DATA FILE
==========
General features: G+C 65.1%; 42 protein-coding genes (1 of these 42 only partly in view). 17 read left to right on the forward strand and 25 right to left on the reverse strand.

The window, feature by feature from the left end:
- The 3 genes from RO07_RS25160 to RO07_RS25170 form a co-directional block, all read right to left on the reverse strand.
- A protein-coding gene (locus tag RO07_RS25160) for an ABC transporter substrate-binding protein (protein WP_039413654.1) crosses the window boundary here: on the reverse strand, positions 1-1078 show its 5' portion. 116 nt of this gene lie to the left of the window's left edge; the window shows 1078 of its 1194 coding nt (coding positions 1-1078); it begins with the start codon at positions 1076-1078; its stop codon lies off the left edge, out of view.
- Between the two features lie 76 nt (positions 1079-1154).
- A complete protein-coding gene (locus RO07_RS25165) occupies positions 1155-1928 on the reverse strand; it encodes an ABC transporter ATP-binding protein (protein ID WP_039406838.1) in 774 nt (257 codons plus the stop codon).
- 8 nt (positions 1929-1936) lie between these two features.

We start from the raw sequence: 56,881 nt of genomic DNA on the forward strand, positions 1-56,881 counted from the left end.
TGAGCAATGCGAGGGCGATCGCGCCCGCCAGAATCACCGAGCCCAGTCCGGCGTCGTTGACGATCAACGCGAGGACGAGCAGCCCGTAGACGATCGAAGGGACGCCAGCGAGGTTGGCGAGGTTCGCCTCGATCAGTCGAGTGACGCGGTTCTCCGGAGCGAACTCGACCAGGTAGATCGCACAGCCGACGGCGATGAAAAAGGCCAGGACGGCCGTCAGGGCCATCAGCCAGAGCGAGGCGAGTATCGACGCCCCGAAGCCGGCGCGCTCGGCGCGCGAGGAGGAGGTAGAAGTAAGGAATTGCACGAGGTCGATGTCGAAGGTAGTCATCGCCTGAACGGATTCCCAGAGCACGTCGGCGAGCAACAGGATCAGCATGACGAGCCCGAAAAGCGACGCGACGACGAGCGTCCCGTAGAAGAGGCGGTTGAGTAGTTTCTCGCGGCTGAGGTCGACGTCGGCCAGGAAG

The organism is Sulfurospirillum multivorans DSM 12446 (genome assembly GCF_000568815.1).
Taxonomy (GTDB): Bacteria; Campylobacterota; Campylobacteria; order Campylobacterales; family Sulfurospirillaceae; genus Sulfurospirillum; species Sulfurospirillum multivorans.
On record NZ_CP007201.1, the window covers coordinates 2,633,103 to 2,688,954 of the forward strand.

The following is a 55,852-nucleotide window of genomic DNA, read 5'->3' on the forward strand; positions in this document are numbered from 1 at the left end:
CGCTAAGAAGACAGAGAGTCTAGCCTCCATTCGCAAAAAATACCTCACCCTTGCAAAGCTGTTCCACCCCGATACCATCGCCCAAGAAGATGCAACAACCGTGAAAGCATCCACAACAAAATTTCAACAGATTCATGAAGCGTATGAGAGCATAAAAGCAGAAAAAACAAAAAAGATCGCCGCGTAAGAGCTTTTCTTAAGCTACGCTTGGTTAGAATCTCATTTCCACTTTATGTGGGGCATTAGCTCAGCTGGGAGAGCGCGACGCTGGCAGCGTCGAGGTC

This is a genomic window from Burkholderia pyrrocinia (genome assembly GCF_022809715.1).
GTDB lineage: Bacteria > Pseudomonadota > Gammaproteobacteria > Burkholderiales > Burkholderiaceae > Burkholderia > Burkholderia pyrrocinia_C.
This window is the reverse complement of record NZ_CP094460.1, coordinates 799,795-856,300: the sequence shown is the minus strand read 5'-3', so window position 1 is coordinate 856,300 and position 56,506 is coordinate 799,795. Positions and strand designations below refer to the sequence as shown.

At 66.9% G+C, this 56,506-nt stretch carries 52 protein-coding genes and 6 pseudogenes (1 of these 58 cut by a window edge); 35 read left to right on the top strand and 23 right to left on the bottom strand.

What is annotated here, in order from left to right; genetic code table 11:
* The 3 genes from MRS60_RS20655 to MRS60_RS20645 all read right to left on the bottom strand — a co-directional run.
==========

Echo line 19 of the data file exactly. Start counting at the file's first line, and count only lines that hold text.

What is annotated here, in order from left to right; genetic code table 11: